The loan contract
In 2005 Dennis and Brenda and their son Stuart borrowed $10,000 from a finance company to purchase a vehicle. The total amount to repay was $19,500 including mechanical breakdown insurance, interest, and broker, legal, and administration fees.
The loan refinances
The loan payments fell into arrears in 2005. The finance company refinanced the loan in June and September 2006, May and September 2007 and in April 2008. The finance company rebated the interest already paid and refinanced Dennis Brenda and Stuart onto a new loan agreement each time, which cleared the arrears balances. The interest on the new loan amount was added at the beginning of the loan balance on each occasion.
In July 2008 the finance company again refinanced the loan, however, this time, the interest was not charged at the beginning of the loan but was charged at 25% per annum and applied to the loan balance weekly. The finance company changed the way interest was charged from July 2008 because the new Credit Contracts and Consumer Finance Act 2003 (“the CCCFA”) required it to make these amendments.
The loan payments again fell into arrears. The finance company refinanced and cleared the arrears on the loan five more times between April 2009 and June 2013. Each of these refinances resulted in a $100 fee being added to the loan balance.
Stuart had stopped paying the loan some years ago and it fell to Dennis and Brenda to pay. The finance company offered to crystallise the debt at $2,600 and accept 52 consecutive payments of $50 to pay the balance. Crystallisation would have meant that no more interest would be charged and the balance of the debt could never be any higher than $2,600.
Dennis and Brenda did not accept the finance company’s offer and complained to FSCL. They were of the view that they had already paid enough towards the loan and questioned whether the finance company had charged interest correctly. Dennis and Brenda wanted the finance company to write off the balance of the debt as it was in September 2013 ($2,778.91).
Was interest applied correctly?
We reviewed the loan contract and statements and concluded that interest had been applied correctly. The original loan had interest applied as a lump sum at the beginning of the contract. Each time the loan was refinanced prior to the refinance in July 2008, a rebate of interest already paid was credited to the loan account.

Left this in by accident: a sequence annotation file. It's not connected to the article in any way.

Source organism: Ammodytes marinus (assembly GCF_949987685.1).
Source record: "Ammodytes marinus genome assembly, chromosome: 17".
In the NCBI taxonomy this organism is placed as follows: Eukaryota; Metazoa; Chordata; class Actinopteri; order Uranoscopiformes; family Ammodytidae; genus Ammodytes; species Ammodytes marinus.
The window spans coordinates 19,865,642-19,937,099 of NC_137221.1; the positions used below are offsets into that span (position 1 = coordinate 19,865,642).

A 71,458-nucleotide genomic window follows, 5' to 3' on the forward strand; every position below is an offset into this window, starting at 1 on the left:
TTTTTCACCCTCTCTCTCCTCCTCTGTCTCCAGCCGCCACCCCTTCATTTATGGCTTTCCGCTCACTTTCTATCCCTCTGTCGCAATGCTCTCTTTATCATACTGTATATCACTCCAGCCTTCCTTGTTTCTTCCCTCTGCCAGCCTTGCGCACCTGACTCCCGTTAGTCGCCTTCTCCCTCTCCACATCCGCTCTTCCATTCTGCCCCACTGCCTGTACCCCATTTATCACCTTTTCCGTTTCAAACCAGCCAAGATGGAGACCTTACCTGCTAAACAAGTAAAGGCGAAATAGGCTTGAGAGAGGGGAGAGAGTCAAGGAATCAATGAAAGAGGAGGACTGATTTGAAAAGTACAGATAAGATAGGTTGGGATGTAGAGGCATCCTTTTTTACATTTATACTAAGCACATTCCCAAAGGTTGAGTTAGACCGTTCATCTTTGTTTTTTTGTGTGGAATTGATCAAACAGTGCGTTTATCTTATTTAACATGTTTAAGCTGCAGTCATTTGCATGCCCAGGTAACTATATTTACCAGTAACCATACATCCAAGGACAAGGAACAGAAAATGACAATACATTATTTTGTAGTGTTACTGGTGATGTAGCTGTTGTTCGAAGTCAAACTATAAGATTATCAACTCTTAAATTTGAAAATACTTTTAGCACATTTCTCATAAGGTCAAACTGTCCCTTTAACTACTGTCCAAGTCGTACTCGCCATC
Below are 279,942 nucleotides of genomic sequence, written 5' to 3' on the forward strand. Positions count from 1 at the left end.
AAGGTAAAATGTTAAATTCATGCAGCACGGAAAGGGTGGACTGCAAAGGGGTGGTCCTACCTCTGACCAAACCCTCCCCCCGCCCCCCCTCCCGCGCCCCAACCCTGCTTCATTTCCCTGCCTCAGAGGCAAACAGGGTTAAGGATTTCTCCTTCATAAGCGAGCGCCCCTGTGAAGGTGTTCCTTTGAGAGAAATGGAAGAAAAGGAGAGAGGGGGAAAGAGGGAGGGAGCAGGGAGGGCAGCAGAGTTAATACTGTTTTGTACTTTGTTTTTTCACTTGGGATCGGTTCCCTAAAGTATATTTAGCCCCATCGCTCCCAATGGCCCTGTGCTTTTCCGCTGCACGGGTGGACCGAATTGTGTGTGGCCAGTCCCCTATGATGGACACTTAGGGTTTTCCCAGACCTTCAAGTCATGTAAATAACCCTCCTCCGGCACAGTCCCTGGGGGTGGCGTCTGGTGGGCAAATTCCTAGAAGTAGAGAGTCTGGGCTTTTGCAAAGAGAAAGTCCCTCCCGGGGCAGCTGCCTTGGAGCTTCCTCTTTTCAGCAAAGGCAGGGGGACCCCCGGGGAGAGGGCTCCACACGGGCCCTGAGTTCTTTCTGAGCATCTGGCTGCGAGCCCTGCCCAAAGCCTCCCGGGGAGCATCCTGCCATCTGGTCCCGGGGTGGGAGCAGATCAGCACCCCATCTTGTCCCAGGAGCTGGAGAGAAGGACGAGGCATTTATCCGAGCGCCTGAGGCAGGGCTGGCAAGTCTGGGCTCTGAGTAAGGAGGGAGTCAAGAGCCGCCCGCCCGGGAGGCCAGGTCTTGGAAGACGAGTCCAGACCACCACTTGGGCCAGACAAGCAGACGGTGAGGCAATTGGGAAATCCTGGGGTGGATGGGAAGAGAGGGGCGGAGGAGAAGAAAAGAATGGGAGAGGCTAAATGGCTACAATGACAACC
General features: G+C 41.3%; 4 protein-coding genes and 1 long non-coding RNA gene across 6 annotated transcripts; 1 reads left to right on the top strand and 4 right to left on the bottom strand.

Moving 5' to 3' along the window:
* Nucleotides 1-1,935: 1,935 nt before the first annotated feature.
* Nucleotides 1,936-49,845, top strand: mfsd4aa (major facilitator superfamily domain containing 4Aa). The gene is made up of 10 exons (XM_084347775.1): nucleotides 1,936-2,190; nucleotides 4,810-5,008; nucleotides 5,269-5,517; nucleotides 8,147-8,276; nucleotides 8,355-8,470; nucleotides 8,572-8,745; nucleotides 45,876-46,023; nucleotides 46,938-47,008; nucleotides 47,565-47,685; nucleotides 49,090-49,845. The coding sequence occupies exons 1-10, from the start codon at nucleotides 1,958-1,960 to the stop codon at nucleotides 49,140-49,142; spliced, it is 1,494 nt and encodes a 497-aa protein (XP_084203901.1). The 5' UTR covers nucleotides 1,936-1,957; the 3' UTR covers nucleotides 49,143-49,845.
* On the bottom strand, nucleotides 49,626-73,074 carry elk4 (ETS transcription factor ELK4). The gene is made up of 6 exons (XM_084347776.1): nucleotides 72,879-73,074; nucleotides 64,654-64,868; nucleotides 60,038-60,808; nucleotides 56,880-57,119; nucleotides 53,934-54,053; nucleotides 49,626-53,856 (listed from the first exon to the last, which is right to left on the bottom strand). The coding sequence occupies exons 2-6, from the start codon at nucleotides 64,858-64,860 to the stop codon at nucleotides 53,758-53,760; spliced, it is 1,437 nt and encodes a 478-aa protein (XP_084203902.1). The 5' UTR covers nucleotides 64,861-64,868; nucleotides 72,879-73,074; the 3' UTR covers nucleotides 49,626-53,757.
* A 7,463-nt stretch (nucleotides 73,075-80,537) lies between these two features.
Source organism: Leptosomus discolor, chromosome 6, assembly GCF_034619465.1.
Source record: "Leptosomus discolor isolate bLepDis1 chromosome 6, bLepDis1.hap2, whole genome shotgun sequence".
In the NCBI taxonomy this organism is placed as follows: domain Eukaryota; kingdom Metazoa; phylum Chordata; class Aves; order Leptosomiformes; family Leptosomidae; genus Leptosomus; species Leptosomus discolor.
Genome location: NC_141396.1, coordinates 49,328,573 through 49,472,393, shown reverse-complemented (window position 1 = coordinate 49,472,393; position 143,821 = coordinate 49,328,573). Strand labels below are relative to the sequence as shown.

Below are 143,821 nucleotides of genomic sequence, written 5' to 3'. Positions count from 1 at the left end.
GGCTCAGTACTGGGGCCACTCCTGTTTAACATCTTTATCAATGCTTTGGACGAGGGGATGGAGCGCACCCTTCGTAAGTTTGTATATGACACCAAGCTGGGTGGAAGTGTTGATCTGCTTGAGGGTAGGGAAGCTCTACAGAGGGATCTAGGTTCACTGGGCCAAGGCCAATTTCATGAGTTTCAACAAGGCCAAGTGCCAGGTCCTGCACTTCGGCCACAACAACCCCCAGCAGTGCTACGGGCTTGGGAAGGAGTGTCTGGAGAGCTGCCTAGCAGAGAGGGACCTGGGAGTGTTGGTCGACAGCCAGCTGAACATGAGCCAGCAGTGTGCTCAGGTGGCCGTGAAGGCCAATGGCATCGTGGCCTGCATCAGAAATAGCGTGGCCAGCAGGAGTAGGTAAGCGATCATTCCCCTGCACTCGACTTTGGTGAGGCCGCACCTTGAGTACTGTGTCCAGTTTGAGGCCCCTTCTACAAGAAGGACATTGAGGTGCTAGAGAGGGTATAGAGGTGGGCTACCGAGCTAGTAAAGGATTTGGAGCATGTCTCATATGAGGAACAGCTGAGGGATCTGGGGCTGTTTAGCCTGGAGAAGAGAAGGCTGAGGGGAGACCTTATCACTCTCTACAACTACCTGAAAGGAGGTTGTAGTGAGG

The rebate amount was calculated using the ‘Rule of 78’ which is a formula set out in section 23 of the Hire Purchase Act 1971 which was the legislation which applied to credit contracts before the CCCFA came into force.
The Rule of 78 states that if there is to be a rebate, the finance company had to calculate the portion of each regular payment which paid the interest and not the loan principal. We considered that the finance company had applied the Rule of 78 correctly. Further, when the finance company changed its method of charging interest in July 2008 (that is, it charged interest daily and applied this every 7 days), Brenda and David were in a better position. This was because if the interest was applied in a lump sum at the beginning of that refinance, when they then defaulted on payments, the balance of the loan would have been much higher, and in turn, default interest being applied to the loan would have been higher.
Lastly, when the finance company refinanced the loan again five more times from April 2009 to June 2013, the finance company gave up its right to charge default interest on the arrears, because each time the arrears were written off.
Our CEO considered the offer to crystallise the debt at $2,600 was a reasonable one, but that letter fees of $220 should be credited to the loan balance. This was because there were some shortcomings in the finance company’s service in relation to contacting Brenda and Stuart about the debt.
Although it was a matter for the finance company’s commercial judgment, the CEO recommended the parties enter into a suitable arrangement for Brenda and Stuart to repay the debt at $2,380.
After the CEO’s preliminary view was issued Brenda and Stuart offered to make a lump sum payment towards the loan. With our assistance, an agreement was reached whereby the finance company would accept a lump sum payment of $1,500 to fully repay the loan. With a family member’s help, Brenda and Stuart were able to raise funds of $1,500, bringing the complaint to a final resolution.
Lesson to be learned
Not paying a loan back at the agreed weekly amounts can have significant consequences, especially when there are long periods of non-payment with interest and default interest continuing to accrue.
If you are struggling to pay back a loan, the earlier you seek assistance the better. Your first point of call could be to visit your local budget adviser. It is best to do this before you begin to get into serious financial hardship. Your budget adviser may be able to assist you in negotiating a reduced payment arrangement with your finance company.